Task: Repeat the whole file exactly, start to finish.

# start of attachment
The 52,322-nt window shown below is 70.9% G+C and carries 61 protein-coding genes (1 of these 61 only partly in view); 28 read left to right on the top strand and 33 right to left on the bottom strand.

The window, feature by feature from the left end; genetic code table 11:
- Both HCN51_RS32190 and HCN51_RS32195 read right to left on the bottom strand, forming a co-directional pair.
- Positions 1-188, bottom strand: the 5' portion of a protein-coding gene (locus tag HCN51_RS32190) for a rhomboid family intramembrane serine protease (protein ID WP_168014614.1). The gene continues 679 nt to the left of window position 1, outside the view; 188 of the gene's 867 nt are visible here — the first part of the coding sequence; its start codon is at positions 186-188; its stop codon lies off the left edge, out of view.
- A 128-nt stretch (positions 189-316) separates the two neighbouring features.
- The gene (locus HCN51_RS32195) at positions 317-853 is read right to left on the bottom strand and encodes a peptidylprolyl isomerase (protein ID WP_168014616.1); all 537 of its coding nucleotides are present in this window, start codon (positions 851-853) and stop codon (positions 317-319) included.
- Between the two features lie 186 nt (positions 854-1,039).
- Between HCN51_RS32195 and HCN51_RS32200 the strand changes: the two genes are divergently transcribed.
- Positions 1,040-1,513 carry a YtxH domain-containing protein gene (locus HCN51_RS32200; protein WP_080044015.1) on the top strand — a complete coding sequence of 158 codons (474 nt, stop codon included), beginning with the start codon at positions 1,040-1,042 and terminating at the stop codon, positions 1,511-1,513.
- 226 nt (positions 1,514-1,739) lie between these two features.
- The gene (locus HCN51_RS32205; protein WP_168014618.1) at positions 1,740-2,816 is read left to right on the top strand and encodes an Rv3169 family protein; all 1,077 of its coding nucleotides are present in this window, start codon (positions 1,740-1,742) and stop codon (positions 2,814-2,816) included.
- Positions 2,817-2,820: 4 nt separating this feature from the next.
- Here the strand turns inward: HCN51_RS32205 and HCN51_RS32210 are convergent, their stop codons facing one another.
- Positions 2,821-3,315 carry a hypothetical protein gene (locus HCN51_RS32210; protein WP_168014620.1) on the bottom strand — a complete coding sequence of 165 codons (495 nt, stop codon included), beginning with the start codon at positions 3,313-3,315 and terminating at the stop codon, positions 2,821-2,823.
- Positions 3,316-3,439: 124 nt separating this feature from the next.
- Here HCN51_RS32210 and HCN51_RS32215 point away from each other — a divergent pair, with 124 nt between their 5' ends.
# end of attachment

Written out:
The 52,322-nt window shown below is 70.9% G+C and carries 61 protein-coding genes (1 of these 61 only partly in view); 28 read left to right on the top strand and 33 right to left on the bottom strand.

The window, feature by feature from the left end; genetic code table 11:
- Both HCN51_RS32190 and HCN51_RS32195 read right to left on the bottom strand, forming a co-directional pair.
- Positions 1-188, bottom strand: the 5' portion of a protein-coding gene (locus tag HCN51_RS32190) for a rhomboid family intramembrane serine protease (protein ID WP_168014614.1). The gene continues 679 nt to the left of window position 1, outside the view; 188 of the gene's 867 nt are visible here — the first part of the coding sequence; its start codon is at positions 186-188; its stop codon lies off the left edge, out of view.
- A 128-nt stretch (positions 189-316) separates the two neighbouring features.
- The gene (locus HCN51_RS32195) at positions 317-853 is read right to left on the bottom strand and encodes a peptidylprolyl isomerase (protein ID WP_168014616.1); all 537 of its coding nucleotides are present in this window, start codon (positions 851-853) and stop codon (positions 317-319) included.
- Between the two features lie 186 nt (positions 854-1,039).
- Between HCN51_RS32195 and HCN51_RS32200 the strand changes: the two genes are divergently transcribed.
- Positions 1,040-1,513 carry a YtxH domain-containing protein gene (locus HCN51_RS32200; protein WP_080044015.1) on the top strand — a complete coding sequence of 158 codons (474 nt, stop codon included), beginning with the start codon at positions 1,040-1,042 and terminating at the stop codon, positions 1,511-1,513.
- 226 nt (positions 1,514-1,739) lie between these two features.
- The gene (locus HCN51_RS32205; protein WP_168014618.1) at positions 1,740-2,816 is read left to right on the top strand and encodes an Rv3169 family protein; all 1,077 of its coding nucleotides are present in this window, start codon (positions 1,740-1,742) and stop codon (positions 2,814-2,816) included.
- Positions 2,817-2,820: 4 nt separating this feature from the next.
- Here the strand turns inward: HCN51_RS32205 and HCN51_RS32210 are convergent, their stop codons facing one another.
- Positions 2,821-3,315 carry a hypothetical protein gene (locus HCN51_RS32210; protein WP_168014620.1) on the bottom strand — a complete coding sequence of 165 codons (495 nt, stop codon included), beginning with the start codon at positions 3,313-3,315 and terminating at the stop codon, positions 2,821-2,823.
- Positions 3,316-3,439: 124 nt separating this feature from the next.
- Here HCN51_RS32210 and HCN51_RS32215 point away from each other — a divergent pair, with 124 nt between their 5' ends.